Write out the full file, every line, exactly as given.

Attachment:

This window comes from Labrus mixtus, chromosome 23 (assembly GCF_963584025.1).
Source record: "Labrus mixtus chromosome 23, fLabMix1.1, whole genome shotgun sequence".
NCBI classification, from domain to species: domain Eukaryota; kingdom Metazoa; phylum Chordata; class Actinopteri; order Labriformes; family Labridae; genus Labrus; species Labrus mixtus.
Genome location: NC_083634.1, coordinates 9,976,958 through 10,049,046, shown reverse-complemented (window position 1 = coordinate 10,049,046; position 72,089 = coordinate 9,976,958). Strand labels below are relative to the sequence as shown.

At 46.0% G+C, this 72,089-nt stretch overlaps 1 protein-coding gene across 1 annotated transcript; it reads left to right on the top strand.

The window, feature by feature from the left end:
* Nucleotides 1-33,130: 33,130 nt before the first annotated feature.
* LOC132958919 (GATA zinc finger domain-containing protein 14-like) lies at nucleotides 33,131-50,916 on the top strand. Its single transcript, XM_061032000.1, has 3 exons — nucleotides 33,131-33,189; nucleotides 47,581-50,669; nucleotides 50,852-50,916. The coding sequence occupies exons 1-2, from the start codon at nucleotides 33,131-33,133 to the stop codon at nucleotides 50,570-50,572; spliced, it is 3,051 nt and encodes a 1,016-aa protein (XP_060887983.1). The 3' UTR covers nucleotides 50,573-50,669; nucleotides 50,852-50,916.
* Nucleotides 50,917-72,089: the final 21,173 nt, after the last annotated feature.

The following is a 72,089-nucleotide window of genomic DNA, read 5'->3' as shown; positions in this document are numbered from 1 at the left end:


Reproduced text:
This window comes from Labrus mixtus, chromosome 23 (assembly GCF_963584025.1).
Source record: "Labrus mixtus chromosome 23, fLabMix1.1, whole genome shotgun sequence".
NCBI classification, from domain to species: domain Eukaryota; kingdom Metazoa; phylum Chordata; class Actinopteri; order Labriformes; family Labridae; genus Labrus; species Labrus mixtus.
Genome location: NC_083634.1, coordinates 9,976,958 through 10,049,046, shown reverse-complemented (window position 1 = coordinate 10,049,046; position 72,089 = coordinate 9,976,958). Strand labels below are relative to the sequence as shown.

At 46.0% G+C, this 72,089-nt stretch overlaps 1 protein-coding gene across 1 annotated transcript; it reads left to right on the top strand.

The window, feature by feature from the left end:
* Nucleotides 1-33,130: 33,130 nt before the first annotated feature.
* LOC132958919 (GATA zinc finger domain-containing protein 14-like) lies at nucleotides 33,131-50,916 on the top strand. Its single transcript, XM_061032000.1, has 3 exons — nucleotides 33,131-33,189; nucleotides 47,581-50,669; nucleotides 50,852-50,916. The coding sequence occupies exons 1-2, from the start codon at nucleotides 33,131-33,133 to the stop codon at nucleotides 50,570-50,572; spliced, it is 3,051 nt and encodes a 1,016-aa protein (XP_060887983.1). The 3' UTR covers nucleotides 50,573-50,669; nucleotides 50,852-50,916.
* Nucleotides 50,917-72,089: the final 21,173 nt, after the last annotated feature.

The following is a 72,089-nucleotide window of genomic DNA, read 5'->3' as shown; positions in this document are numbered from 1 at the left end: